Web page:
Non-sports fans may be surprised to learn that one of the best recent op-eds on the disastrous impacts of HB2 can be found this morning on the sports page of Raleigh’s News & Observer under the byline of columnist Luke DeCock. The ostensible purpose of the column is to take the Atlantic Coast Conference to task for having waited so long to take a stand against North Carolina’s all-purpose LGBT discrimination law, but it also includes several other fine observations about the law itself. Here’s the conclusion to the essay:
“What a horrible irony: Greensboro, rated the Carolinas’ most welcoming city for the LGBT community by the Human Rights Campaign, would love to continue hosting the women’s basketball tournament. Instead, because of an anti-LGBT state law, that tournament is going to end up somewhere that isn’t nearly as excited about it.
It’s just yet another way HB2, whose supporters spuriously claim it preserves North Carolina’s quality of life, keeps chipping away at it.
It was a bad law to begin with, poorly written and hurriedly passed in a shortsighted partisan gesture that has now cost the state dearly. Its heralded bathroom clauses were unenforceable, their purpose already covered by existing criminal law; its heavy-handed restrictions on anti-discrimination protections were clearly state-sanctioned bigotry.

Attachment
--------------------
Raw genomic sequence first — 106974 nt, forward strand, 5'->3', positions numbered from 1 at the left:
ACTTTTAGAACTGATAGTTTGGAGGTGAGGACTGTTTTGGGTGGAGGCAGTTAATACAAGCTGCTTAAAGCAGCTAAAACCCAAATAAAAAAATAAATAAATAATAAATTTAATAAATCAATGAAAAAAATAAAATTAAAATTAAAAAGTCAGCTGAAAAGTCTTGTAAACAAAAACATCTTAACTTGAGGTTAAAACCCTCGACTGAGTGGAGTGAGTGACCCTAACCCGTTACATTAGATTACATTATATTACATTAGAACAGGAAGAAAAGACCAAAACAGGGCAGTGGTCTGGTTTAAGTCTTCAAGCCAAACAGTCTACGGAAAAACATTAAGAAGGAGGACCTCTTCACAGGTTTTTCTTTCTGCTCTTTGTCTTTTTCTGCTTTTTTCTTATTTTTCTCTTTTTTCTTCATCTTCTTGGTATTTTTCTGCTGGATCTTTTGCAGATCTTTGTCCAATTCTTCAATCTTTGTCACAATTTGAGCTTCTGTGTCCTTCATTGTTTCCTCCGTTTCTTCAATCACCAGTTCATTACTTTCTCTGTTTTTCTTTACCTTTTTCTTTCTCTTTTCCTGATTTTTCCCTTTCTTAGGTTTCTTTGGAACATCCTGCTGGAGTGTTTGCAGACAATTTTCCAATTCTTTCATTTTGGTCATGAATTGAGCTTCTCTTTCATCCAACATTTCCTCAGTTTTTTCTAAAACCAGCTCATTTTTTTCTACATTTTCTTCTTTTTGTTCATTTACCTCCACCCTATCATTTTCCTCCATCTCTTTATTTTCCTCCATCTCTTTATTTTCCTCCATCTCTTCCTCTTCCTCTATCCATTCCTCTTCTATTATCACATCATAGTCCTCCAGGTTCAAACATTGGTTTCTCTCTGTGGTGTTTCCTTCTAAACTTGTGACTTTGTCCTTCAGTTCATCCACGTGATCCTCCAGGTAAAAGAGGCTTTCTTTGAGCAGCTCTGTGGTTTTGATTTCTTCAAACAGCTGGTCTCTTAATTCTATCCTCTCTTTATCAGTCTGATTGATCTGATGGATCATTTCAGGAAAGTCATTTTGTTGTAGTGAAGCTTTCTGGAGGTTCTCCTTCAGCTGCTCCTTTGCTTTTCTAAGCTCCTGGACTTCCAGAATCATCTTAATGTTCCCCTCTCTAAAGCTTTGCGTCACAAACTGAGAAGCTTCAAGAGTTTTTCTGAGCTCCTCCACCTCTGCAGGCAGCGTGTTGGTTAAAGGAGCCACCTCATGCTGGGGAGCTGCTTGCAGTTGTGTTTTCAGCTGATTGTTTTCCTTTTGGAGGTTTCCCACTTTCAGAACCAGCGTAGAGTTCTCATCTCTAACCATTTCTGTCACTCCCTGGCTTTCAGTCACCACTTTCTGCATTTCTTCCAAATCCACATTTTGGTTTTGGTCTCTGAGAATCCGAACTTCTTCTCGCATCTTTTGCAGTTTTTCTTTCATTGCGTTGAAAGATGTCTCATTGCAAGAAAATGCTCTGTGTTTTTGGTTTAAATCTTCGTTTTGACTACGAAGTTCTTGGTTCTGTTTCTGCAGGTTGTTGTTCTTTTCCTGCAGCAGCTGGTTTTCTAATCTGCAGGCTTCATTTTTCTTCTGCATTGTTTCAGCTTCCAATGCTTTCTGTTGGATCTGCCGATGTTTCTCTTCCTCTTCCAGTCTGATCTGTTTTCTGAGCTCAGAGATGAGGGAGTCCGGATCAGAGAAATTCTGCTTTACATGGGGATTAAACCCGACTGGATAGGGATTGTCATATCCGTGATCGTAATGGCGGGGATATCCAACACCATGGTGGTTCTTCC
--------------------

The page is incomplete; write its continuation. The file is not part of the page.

While those who pushed it through and Gov. Pat McCrory refuse to countenance repeal, it continues to cost North Carolina not only its reputation but sports and jobs and money.
These sports events employ thousands of people who don’t get paid if they don’t happen. There are television freelancers in North Carolina who just saw six months of mortgage payments walk out of the state. There are charities that staff concession stands that will have to find new ways to raise funds. There are security people who will now be sitting at home instead of standing guard.
So you can add the ACC football championship in Charlotte, the ACC baseball tournament in Durham and all the others to the list that already includes PayPal, Bruce Springsteen, Pearl Jam, the NBA All-Star Game, the NCAA basketball tournament and so many other wonderful things North Carolina lost because of HB2, the gift that keeps on taking.
Turns out HB2 did a great job of keeping things separated: Keeping the things North Carolina loves separate from North Carolina.”
Click here to read the entire column.